A. In any proceeding pursuant to this chapter, the court, on application of the state, may enter any restraining order or injunction, require the execution of satisfactory performance bonds, create receiverships, appoint conservators, appraisers, accountants or trustees or take any other action to seize, secure, maintain or preserve the availability of property subject to forfeiture under this title, including a warrant for its seizure, whether prior or subsequent to the filing of a notice of pending forfeiture, complaint, indictment or information.

Terms Used In Arizona Laws 13-4310

  • Act: means a bodily movement. See Arizona Laws 3-1703
  • Action: includes any matter or proceeding in a court, civil or criminal. See Arizona Laws 1-215
  • Attorney for the state: means an attorney designated by the attorney general, by a county attorney or by a city attorney to investigate, commence and prosecute an action under this chapter. See Arizona Laws 6-237
  • Civil forfeiture: The loss of ownership of property used to conduct illegal activity.
  • Commercially reasonable: means a sale or disposal that would be commercially reasonable under title 47, chapter 9, article 6. See Arizona Laws 6-237
  • Complaint: A written statement by the plaintiff stating the wrongs allegedly committed by the defendant.
  • Conduct: means an act or omission and its accompanying culpable mental state. See Arizona Laws 3-1703
  • Conviction: A judgement of guilt against a criminal defendant.
  • Damages: Money paid by defendants to successful plaintiffs in civil cases to compensate the plaintiffs for their injuries.
  • Defendant: In a civil suit, the person complained against; in a criminal case, the person accused of the crime.
  • Discovery: Lawyers' examination, before trial, of facts and documents in possession of the opponents to help the lawyers prepare for trial.
  • Evidence: Information presented in testimony or in documents that is used to persuade the fact finder (judge or jury) to decide the case for one side or the other.
  • Fair market value: The price at which an asset would change hands in a transaction between a willing, informed buyer and a willing, informed seller.
  • Grand jury: agreement providing that a lender will delay exercising its rights (in the case of a mortgage,
  • including: means not limited to and is not a term of exclusion. See Arizona Laws 1-215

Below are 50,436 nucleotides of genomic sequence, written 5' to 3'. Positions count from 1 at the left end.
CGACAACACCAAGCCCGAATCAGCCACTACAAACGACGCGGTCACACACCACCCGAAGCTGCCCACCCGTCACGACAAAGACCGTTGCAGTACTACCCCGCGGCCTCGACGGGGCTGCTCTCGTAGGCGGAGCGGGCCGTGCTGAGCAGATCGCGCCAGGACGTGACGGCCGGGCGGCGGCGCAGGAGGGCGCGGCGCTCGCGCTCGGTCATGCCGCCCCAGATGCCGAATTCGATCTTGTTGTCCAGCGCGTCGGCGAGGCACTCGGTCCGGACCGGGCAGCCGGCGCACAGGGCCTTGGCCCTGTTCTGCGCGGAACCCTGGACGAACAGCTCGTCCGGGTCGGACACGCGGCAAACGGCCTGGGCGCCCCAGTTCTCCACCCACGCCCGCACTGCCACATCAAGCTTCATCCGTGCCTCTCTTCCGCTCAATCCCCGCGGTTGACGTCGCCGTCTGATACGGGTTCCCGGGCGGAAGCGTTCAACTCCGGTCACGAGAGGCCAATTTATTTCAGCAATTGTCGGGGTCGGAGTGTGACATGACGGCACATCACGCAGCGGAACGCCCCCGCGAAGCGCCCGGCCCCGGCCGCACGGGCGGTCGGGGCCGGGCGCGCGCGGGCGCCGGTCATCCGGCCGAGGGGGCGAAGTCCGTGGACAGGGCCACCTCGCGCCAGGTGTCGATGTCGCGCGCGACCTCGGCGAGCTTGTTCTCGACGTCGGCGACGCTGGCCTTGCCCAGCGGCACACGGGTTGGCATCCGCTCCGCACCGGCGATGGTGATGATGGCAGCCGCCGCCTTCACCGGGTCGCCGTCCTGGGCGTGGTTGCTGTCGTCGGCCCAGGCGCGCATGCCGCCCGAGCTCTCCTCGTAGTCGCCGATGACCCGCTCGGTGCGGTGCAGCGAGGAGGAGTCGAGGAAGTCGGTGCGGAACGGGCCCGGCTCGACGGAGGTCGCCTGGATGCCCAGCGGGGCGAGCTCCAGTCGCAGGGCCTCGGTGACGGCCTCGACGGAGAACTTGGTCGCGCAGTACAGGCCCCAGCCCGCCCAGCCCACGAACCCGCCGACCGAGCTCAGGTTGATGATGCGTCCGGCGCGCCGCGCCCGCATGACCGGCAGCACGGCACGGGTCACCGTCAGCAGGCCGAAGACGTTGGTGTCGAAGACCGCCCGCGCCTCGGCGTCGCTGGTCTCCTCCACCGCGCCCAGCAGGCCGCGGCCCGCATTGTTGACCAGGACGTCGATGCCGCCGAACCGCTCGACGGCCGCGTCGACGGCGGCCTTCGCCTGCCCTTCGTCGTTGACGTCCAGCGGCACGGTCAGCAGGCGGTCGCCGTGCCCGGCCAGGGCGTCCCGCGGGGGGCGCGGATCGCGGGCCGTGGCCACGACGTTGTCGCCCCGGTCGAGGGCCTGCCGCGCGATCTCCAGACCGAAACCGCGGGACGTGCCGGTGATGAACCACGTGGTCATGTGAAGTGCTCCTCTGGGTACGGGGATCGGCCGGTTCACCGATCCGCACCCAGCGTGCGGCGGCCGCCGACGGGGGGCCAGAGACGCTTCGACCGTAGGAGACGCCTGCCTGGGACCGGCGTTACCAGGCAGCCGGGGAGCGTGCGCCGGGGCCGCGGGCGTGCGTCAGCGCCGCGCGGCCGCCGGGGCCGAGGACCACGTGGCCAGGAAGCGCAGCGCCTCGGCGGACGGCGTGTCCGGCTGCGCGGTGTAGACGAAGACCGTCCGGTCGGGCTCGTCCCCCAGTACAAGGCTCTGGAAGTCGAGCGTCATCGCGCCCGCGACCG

• Indictment: The formal charge issued by a grand jury stating that there is enough evidence that the defendant committed the crime to justify having a trial; it is used primarily for felonies.
  • Injunction: An order of the court prohibiting (or compelling) the performance of a specific act to prevent irreparable damage or injury.
  • Interest holder: means a person in whose favor there is a security interest or who is the beneficiary of a perfected encumbrance pertaining to an interest in property. See Arizona Laws 6-237
  • Magistrate: means an officer having power to issue a warrant for the arrest of a person charged with a public offense and includes the chief justice and justices of the supreme court, judges of the superior court, judges of the court of appeals, justices of the peace and judges of a municipal court. See Arizona Laws 1-215
  • Omission: means the failure to perform an act as to which a duty of performance is imposed by law. See Arizona Laws 3-1703
  • Owner: means a person who is not a secured party within the meaning of section 47-9102 and who has an interest in property, whether legal or equitable. See Arizona Laws 6-237
  • Person: means a human being and, as the context requires, an enterprise, a public or private corporation, an unincorporated association, a partnership, a firm, a society, a government, a governmental authority or an individual or entity capable of holding a legal or beneficial interest in property. See Arizona Laws 3-1703
  • Plea: In a criminal case, the defendant's statement pleading "guilty" or "not guilty" in answer to the charges, a declaration made in open court.
  • Preliminary hearing: A hearing where the judge decides whether there is enough evidence to make the defendant have a trial.
  • Probable cause: A reasonable ground for belief that the offender violated a specific law.
  • Property: means anything of value, tangible or intangible. See Arizona Laws 3-1703
  • Seizing agency: means any department or agency of this state or its political subdivisions which regularly employs peace officers, and which employs the peace officer who seizes property for forfeiture, or such other agency as the seizing agency may designate in a particular case by its chief executive officer or his designee. See Arizona Laws 6-237
  • Seizure for forfeiture: means seizure of property by a peace officer coupled with an assertion by the seizing agency or by an attorney for the state that the property is subject to forfeiture. See Arizona Laws 6-237
  • Trial: A hearing that takes place when the defendant pleads "not guilty" and witnesses are required to come to court to give evidence.
  • Verdict: The decision of a petit jury or a judge.